Batman: Arkham City – Throwback 10

Before Batman: Arkham Asylum, superhero video games were pretty disappointing on the whole. There were some good games to be found sure – we’re mainly looking at you here Spider-Man games – but on a whole they weren’t great. And whilst he’d always been a hugely popular character across other mediums Batman failed to make an impact in the gaming world.

But Batman: Arkham Asylum changed all that. It was a game that made you feel like you were Batman, able to take down a room full of thugs, battle with super criminals, solve riddles, and fly through the air gliding with his cape. It was astounding; so a sequel to that would have a lot to live up to.

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Released just two years after the first game, Batman: Arkham City took everything the first instalment did but went bigger in scope and scale in every way. Rather than setting another story inside the cramped corridors and strange grounds of Arkham Asylum, the story moved to an entire section of Gotham City that had recently been walled off to make a giant prison. Instead of running through halls past cells the player was given the freedom to explore the streets of Gotham, scale buildings, and glide from rooftop to rooftop.

This also meant that the designers were able to include a lot of interesting areas and variety to the game, as well as some iconic locations from Batman’s lore. There’s an old Maxie Zeus casino, a GCPD building complete with bat-signal on the roof, a courthouse decked up by Two-Face, the Penguin’s Icerberg Lounge, Ace Chemicals, and even the Monarch Theatre and Crime Alley, the place where Batman was born as Thomas and Martha Wayne were murdered. The game felt expansive and huge despite the limitations still placed on it by the technology because of all of these areas and inclusions.

It wasn’t just the game world that got an overhaul though, as the story was much bigger in scope and scale than what had come before. Paul Dini, often celebrated as one of the best Batman writers of all time, came back to contribute to the story, and along with Paul Crocker and Sefton Hill, the three of them were able to craft a story that would take players to several memorable locations, and present a mystery that would hold a number of genuine surprises (even though like all good mysteries there are a lot of hints early on that you’ll kick yourself for not having gotten first time round). If the first game felt like a small, six issue story, Batman: Arkham City felt like a sprawling year long Batman epic across multiple titles. It was the video game equivalent of an event comic, and fans lapped it up.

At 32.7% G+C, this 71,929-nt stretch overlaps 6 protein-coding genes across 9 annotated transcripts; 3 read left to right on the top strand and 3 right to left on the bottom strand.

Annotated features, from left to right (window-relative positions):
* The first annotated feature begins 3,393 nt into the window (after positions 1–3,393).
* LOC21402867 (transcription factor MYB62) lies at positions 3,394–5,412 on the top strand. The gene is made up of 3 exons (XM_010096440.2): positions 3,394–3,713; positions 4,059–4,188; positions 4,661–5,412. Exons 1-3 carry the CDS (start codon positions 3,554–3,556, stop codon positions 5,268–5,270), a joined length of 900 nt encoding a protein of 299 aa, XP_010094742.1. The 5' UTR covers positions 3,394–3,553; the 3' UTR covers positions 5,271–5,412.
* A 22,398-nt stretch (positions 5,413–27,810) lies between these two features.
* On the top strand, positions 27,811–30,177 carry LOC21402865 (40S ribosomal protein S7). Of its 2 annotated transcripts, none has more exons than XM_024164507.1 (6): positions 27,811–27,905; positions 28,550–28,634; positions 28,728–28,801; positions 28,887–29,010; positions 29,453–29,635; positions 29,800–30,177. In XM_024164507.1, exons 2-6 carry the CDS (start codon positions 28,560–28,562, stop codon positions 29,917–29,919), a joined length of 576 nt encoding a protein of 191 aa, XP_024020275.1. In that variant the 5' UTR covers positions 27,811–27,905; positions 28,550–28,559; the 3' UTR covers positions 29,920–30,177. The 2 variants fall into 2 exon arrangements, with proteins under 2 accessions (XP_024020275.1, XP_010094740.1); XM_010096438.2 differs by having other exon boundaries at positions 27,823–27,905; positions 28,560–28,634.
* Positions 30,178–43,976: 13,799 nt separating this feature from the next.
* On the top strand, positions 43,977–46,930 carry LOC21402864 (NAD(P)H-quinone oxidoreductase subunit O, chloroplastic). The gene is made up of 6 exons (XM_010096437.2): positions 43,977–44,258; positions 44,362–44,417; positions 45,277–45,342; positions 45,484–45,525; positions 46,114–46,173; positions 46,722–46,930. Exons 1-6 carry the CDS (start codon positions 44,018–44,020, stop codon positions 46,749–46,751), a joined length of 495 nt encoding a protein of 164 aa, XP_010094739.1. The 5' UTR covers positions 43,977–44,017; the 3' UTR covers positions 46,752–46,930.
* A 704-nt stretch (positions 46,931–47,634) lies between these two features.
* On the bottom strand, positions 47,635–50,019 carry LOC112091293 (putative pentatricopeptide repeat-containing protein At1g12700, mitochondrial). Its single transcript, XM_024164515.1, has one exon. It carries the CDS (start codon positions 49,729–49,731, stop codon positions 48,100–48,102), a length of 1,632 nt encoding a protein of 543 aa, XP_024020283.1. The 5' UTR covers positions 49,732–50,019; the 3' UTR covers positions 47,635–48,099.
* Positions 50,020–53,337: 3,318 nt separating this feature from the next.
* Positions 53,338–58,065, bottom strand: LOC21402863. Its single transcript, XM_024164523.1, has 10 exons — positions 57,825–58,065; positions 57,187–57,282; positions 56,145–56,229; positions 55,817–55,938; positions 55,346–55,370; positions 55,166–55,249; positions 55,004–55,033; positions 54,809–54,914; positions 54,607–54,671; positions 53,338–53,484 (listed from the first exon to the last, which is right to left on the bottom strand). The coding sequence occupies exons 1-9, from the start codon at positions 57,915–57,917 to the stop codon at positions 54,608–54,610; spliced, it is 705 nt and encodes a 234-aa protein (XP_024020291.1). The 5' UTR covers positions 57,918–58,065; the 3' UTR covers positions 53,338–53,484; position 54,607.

Another way in which the game was a vast improvement over the first was the boss fights. As good as the first game was the encounters with the iconic villains were a bit lacklustre at times. A lot of the fights relied on the player having to perform the same actions over and over again, and were some of the weakest parts of the game; especially the final fight with the Joker.

This was majorly overhauled in the sequel. Instead of dodging enemies so that they ran into walls you’d be fighting an electrified zombie under the city; instead of throwing batarangs at a big plant until it fell down and you could hit it you’d be stalking Mr Freeze through the GCPD, laying traps for him as he learns from what you’re doing and takes out your hiding places. Suddenly you had to think about how you approached situations instead of just being able to run in and fight like you could the first game, and it was so much better for it.

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Upon release the game gained critical acclaim across several publications, with either perfect or near perfect scores from the vast majority of reviewers. It was called ‘the best licensed video game ever made’ by Game Informer, whilst it was held up as a standard for other games to meet by other reviewers. Thanks to the constant praise around the game, as well as excitement generated through a huge marketing campaign across multiple platforms, meant that when the game came out it became one of the fastest selling games in history. It topped the charts on every platform it was released on, and outsold the original in a matter of weeks.

Due in large part to the sales and the constant praise, but also to the somewhat less favourable reaction to the other games that would come after it, Batman: Arkham City is without a doubt the peak of the franchise, and one of the best superhero games that will ever be made.

Batman: Arkham City was first released on 18th October 2011.

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